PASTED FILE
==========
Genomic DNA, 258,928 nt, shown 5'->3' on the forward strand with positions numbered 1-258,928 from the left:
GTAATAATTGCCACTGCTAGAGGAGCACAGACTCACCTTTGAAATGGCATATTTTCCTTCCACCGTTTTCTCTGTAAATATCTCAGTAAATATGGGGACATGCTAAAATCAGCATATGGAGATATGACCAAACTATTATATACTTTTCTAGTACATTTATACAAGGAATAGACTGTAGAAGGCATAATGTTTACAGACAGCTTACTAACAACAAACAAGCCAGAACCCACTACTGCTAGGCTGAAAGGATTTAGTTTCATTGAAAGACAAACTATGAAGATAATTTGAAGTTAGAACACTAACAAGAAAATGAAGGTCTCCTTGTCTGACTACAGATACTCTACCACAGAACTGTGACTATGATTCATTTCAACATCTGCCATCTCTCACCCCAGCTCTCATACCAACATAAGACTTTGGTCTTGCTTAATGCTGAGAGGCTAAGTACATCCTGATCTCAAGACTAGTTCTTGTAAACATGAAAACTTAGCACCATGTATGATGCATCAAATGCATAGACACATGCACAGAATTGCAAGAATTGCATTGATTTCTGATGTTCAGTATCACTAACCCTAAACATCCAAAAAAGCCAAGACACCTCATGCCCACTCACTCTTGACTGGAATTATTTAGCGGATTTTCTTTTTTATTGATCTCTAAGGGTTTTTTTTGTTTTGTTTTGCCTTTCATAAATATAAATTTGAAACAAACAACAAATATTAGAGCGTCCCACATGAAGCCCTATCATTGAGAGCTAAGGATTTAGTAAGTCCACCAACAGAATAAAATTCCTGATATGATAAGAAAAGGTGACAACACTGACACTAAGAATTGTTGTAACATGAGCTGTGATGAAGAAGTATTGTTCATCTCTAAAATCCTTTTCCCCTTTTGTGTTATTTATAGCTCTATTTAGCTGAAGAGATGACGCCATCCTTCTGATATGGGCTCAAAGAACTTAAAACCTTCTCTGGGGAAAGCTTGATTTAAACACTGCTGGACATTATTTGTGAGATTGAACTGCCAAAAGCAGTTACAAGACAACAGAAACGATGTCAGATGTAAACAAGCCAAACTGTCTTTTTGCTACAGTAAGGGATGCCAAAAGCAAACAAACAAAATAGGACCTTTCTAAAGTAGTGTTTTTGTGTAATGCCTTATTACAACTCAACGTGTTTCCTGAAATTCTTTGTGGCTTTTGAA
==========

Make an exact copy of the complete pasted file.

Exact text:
Genomic DNA, 258,928 nt, shown 5'->3' on the forward strand with positions numbered 1-258,928 from the left:
GTAATAATTGCCACTGCTAGAGGAGCACAGACTCACCTTTGAAATGGCATATTTTCCTTCCACCGTTTTCTCTGTAAATATCTCAGTAAATATGGGGACATGCTAAAATCAGCATATGGAGATATGACCAAACTATTATATACTTTTCTAGTACATTTATACAAGGAATAGACTGTAGAAGGCATAATGTTTACAGACAGCTTACTAACAACAAACAAGCCAGAACCCACTACTGCTAGGCTGAAAGGATTTAGTTTCATTGAAAGACAAACTATGAAGATAATTTGAAGTTAGAACACTAACAAGAAAATGAAGGTCTCCTTGTCTGACTACAGATACTCTACCACAGAACTGTGACTATGATTCATTTCAACATCTGCCATCTCTCACCCCAGCTCTCATACCAACATAAGACTTTGGTCTTGCTTAATGCTGAGAGGCTAAGTACATCCTGATCTCAAGACTAGTTCTTGTAAACATGAAAACTTAGCACCATGTATGATGCATCAAATGCATAGACACATGCACAGAATTGCAAGAATTGCATTGATTTCTGATGTTCAGTATCACTAACCCTAAACATCCAAAAAAGCCAAGACACCTCATGCCCACTCACTCTTGACTGGAATTATTTAGCGGATTTTCTTTTTTATTGATCTCTAAGGGTTTTTTTTGTTTTGTTTTGCCTTTCATAAATATAAATTTGAAACAAACAACAAATATTAGAGCGTCCCACATGAAGCCCTATCATTGAGAGCTAAGGATTTAGTAAGTCCACCAACAGAATAAAATTCCTGATATGATAAGAAAAGGTGACAACACTGACACTAAGAATTGTTGTAACATGAGCTGTGATGAAGAAGTATTGTTCATCTCTAAAATCCTTTTCCCCTTTTGTGTTATTTATAGCTCTATTTAGCTGAAGAGATGACGCCATCCTTCTGATATGGGCTCAAAGAACTTAAAACCTTCTCTGGGGAAAGCTTGATTTAAACACTGCTGGACATTATTTGTGAGATTGAACTGCCAAAAGCAGTTACAAGACAACAGAAACGATGTCAGATGTAAACAAGCCAAACTGTCTTTTTGCTACAGTAAGGGATGCCAAAAGCAAACAAACAAAATAGGACCTTTCTAAAGTAGTGTTTTTGTGTAATGCCTTATTACAACTCAACGTGTTTCCTGAAATTCTTTGTGGCTTTTGAA